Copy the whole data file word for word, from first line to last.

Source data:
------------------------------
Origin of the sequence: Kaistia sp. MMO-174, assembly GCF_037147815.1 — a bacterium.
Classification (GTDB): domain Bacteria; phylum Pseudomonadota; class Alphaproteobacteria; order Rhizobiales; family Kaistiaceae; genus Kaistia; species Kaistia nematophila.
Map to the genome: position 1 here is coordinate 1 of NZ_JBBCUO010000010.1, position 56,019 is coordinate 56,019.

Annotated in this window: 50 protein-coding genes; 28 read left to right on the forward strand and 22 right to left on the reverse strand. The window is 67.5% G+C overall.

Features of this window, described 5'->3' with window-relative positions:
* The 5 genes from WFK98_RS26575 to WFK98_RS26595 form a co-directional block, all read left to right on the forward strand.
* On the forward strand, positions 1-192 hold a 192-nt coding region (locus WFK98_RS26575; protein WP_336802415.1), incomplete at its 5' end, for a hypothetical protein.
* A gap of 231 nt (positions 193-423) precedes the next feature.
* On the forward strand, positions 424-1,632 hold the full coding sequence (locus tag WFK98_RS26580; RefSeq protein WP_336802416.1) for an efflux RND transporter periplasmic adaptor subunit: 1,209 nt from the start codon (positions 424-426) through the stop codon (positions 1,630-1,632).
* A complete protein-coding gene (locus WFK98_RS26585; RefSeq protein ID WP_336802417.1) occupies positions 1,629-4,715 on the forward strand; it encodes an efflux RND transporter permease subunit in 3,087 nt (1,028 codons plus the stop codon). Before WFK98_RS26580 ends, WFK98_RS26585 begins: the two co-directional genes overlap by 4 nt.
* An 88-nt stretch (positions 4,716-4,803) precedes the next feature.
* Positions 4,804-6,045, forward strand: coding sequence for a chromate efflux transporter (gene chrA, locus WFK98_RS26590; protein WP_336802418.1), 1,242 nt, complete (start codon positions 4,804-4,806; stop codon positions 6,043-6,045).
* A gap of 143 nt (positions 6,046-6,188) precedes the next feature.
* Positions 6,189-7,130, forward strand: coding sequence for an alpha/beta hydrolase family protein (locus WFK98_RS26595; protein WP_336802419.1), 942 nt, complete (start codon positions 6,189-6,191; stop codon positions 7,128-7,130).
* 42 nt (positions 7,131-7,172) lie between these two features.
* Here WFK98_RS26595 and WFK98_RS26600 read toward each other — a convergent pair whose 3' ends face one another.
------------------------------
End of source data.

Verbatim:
Origin of the sequence: Kaistia sp. MMO-174, assembly GCF_037147815.1 — a bacterium.
Classification (GTDB): domain Bacteria; phylum Pseudomonadota; class Alphaproteobacteria; order Rhizobiales; family Kaistiaceae; genus Kaistia; species Kaistia nematophila.
Map to the genome: position 1 here is coordinate 1 of NZ_JBBCUO010000010.1, position 56,019 is coordinate 56,019.

Annotated in this window: 50 protein-coding genes; 28 read left to right on the forward strand and 22 right to left on the reverse strand. The window is 67.5% G+C overall.

Features of this window, described 5'->3' with window-relative positions:
* The 5 genes from WFK98_RS26575 to WFK98_RS26595 form a co-directional block, all read left to right on the forward strand.
* On the forward strand, positions 1-192 hold a 192-nt coding region (locus WFK98_RS26575; protein WP_336802415.1), incomplete at its 5' end, for a hypothetical protein.
* A gap of 231 nt (positions 193-423) precedes the next feature.
* On the forward strand, positions 424-1,632 hold the full coding sequence (locus tag WFK98_RS26580; RefSeq protein WP_336802416.1) for an efflux RND transporter periplasmic adaptor subunit: 1,209 nt from the start codon (positions 424-426) through the stop codon (positions 1,630-1,632).
* A complete protein-coding gene (locus WFK98_RS26585; RefSeq protein ID WP_336802417.1) occupies positions 1,629-4,715 on the forward strand; it encodes an efflux RND transporter permease subunit in 3,087 nt (1,028 codons plus the stop codon). Before WFK98_RS26580 ends, WFK98_RS26585 begins: the two co-directional genes overlap by 4 nt.
* An 88-nt stretch (positions 4,716-4,803) precedes the next feature.
* Positions 4,804-6,045, forward strand: coding sequence for a chromate efflux transporter (gene chrA, locus WFK98_RS26590; protein WP_336802418.1), 1,242 nt, complete (start codon positions 4,804-4,806; stop codon positions 6,043-6,045).
* A gap of 143 nt (positions 6,046-6,188) precedes the next feature.
* Positions 6,189-7,130, forward strand: coding sequence for an alpha/beta hydrolase family protein (locus WFK98_RS26595; protein WP_336802419.1), 942 nt, complete (start codon positions 6,189-6,191; stop codon positions 7,128-7,130).
* 42 nt (positions 7,131-7,172) lie between these two features.
* Here WFK98_RS26595 and WFK98_RS26600 read toward each other — a convergent pair whose 3' ends face one another.